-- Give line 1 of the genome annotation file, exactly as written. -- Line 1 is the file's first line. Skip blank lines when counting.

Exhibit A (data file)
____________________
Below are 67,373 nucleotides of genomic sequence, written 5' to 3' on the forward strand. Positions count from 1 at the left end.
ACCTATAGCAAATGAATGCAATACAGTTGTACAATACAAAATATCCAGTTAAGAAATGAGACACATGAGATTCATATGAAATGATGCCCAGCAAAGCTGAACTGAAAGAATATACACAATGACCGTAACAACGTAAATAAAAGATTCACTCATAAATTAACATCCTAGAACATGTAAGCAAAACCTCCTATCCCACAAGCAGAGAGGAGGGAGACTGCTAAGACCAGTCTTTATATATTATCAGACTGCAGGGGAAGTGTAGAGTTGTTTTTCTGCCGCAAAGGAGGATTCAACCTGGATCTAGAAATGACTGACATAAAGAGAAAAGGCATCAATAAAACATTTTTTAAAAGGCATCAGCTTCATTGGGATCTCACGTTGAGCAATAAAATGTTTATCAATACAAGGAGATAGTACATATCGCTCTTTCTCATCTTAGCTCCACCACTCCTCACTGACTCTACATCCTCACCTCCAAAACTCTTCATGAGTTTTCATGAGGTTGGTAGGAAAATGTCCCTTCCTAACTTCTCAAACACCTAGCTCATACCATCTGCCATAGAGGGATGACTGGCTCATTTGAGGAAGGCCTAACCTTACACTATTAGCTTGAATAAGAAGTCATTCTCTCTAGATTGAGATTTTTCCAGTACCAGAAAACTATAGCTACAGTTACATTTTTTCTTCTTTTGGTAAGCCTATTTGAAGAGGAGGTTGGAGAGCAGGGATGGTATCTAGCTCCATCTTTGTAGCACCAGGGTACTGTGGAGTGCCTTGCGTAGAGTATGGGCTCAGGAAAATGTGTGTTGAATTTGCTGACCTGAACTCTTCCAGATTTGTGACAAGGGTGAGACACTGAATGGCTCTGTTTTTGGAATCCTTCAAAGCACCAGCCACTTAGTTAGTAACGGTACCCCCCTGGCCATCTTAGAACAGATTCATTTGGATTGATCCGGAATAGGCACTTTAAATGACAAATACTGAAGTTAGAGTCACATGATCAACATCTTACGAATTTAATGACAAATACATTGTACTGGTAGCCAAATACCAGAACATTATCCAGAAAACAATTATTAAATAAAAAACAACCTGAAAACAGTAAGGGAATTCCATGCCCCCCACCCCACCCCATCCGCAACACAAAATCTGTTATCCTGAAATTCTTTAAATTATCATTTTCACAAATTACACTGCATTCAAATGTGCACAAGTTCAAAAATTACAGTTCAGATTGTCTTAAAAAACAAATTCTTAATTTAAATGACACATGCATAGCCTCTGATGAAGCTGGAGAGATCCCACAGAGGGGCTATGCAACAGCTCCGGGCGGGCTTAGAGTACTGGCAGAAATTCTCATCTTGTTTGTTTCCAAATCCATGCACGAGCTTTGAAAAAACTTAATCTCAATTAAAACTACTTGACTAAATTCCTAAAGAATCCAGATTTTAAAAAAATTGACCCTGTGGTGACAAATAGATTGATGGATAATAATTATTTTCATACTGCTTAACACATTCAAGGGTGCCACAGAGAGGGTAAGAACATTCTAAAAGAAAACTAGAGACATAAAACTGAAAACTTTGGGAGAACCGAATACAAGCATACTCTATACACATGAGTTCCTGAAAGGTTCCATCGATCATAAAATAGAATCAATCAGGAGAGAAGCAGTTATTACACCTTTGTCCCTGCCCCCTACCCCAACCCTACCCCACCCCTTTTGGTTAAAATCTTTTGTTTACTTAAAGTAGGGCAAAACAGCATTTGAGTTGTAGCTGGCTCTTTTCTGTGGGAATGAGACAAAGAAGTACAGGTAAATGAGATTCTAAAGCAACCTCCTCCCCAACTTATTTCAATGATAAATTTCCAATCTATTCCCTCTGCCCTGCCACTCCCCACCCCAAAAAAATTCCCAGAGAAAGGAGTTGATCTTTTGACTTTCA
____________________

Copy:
Below are 67,373 nucleotides of genomic sequence, written 5' to 3' on the forward strand. Positions count from 1 at the left end.